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Reporting requirements outlined in Commercial Entities Act amendments

In a move to avoid another European Union (EU) blacklisting regarding tax matters, the government yesterday tabled the long-awaited amendments to the Commercial Entities Act, 2018.

Top among the amendments in the Commercial Entities (Substance Requirements) (Amendment) Bill, 2019 are those regarding reporting requirements which stipulate that all reporting take place within nine months of the fiscal year end in a specified manner; and that entities that are centrally managed and controlled, and claim to have tax residence in a jurisdiction outside of The Bahamas report on its compliance with the act within the specified timeframe, and append to its annual report evidence that it is registered and compliant with tax requirements in that jurisdiction.

“Any entity which fails to report to the authority in accordance with this section shall be liable to an administrative penalty or removal from the applicable register,” the bill notes.

In addition to clarifying various definitions in the bill, the Commercial Entities Amendment Bill, 2019 repeals and replaces section 6 of the act, which deals with outsourcing core income-generating activities of commercial, regulated and non-included entities.

It stipulates that no included entity shall outsource any of its core income-generating activities to an entity or person outside of The Bahamas, unless the entity is able to demonstrate supervision and control of the outsourcing service provider.

“The resources of the outsourcing service provider conducting outsourced core income-generating activities in The Bahamas on behalf of the included entity must not be counted multiple times in respect of outsourced core income generating activities services to multiple included entities,” the bill notes.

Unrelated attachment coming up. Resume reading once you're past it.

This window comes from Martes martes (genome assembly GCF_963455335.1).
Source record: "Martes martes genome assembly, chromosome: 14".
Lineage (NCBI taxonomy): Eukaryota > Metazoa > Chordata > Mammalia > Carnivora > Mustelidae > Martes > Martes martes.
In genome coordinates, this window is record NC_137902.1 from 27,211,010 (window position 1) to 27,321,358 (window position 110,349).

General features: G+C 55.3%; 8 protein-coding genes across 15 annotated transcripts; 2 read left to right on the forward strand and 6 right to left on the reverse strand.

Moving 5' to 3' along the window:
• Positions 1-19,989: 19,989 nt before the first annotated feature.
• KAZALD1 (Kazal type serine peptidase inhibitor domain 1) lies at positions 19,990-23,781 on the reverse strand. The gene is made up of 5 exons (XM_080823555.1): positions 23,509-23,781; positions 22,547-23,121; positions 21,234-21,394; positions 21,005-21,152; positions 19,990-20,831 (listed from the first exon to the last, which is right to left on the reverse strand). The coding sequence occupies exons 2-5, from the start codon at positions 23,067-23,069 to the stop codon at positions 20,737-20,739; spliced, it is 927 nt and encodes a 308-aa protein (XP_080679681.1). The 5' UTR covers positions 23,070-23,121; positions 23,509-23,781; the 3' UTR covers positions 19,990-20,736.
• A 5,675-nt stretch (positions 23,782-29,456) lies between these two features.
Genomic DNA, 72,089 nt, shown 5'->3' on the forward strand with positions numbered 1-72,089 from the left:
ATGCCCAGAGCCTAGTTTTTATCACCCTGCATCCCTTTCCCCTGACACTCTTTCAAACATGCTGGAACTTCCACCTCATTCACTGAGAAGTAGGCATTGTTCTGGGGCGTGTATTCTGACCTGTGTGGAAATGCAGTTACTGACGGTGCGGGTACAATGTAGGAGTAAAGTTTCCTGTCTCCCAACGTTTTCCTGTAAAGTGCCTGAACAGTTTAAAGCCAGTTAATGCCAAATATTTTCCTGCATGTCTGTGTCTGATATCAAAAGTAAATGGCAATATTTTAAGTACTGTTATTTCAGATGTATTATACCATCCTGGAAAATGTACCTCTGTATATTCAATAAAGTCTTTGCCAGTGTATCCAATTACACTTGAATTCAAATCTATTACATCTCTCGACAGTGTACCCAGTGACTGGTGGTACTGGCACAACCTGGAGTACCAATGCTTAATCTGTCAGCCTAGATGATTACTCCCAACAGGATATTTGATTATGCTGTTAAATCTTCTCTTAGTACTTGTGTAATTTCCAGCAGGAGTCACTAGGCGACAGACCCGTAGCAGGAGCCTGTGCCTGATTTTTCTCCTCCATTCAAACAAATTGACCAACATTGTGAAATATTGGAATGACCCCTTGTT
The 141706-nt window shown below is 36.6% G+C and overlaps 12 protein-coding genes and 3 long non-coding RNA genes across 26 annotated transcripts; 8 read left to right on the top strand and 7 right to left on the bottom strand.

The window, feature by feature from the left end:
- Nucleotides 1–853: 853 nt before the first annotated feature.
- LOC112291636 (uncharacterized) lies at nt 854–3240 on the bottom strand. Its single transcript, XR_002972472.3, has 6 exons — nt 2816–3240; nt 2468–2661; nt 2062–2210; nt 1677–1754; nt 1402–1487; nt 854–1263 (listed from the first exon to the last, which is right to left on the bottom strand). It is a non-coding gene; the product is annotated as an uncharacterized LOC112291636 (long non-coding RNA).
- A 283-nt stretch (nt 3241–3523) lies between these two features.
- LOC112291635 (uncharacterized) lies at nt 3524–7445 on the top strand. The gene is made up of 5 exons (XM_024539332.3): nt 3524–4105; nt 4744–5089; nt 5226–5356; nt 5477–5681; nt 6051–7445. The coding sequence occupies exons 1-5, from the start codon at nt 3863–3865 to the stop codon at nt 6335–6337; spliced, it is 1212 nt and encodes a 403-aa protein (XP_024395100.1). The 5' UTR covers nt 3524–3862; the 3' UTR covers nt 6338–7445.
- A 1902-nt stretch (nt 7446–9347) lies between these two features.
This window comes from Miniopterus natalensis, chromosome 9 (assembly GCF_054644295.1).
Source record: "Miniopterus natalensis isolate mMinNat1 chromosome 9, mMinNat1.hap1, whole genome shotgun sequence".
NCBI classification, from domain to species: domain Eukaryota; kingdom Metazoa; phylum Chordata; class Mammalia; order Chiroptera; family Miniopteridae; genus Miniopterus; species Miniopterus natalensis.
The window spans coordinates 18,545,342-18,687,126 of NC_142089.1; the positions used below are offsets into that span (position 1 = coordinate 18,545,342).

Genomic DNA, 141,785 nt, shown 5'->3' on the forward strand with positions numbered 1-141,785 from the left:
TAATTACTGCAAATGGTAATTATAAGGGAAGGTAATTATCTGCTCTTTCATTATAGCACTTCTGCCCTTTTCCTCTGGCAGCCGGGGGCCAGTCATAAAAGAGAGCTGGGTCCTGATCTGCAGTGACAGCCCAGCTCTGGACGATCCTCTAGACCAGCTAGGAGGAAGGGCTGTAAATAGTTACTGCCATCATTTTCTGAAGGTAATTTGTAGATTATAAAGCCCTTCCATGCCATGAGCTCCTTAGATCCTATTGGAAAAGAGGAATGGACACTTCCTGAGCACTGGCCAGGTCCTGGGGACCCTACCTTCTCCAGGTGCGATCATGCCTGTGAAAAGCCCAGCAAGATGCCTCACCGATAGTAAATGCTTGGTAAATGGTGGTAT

The amendment also repeals and replaces section eight of the act regarding reduced substance requirements for holding companies, stipulating that such entities shall comply with all applicable laws and regulations of The Bahamas and have adequate human resources and premises in The Bahamas for holding and managing equity participation in other entities.

The amendments follow the latest round of high-level discussions between senior government officials and the European Commission, and take into account feedback received from the commission following an assessment of the legislation passed in December 2018.

In a statement earlier this week, the government said the amendments reinforce its intent to take all necessary steps to safeguard the financial services sector and maintain the industry’s competitive edge, and ensure the removal of The Bahamas from all watchlists in the shortest timeframe possible.

Business Reporter at The Nassau Guardian
Paige joined The Nassau Guardian in 2010 as a television news reporter and anchor. She has covered countless political and social events that have impacted the lives of Bahamians and changed the trajectory of The Bahamas.
Paige started working as a business reporter in August 2016.
Education: Palm Beach Atlantic University in 2006 with a BA in Radio and Television News
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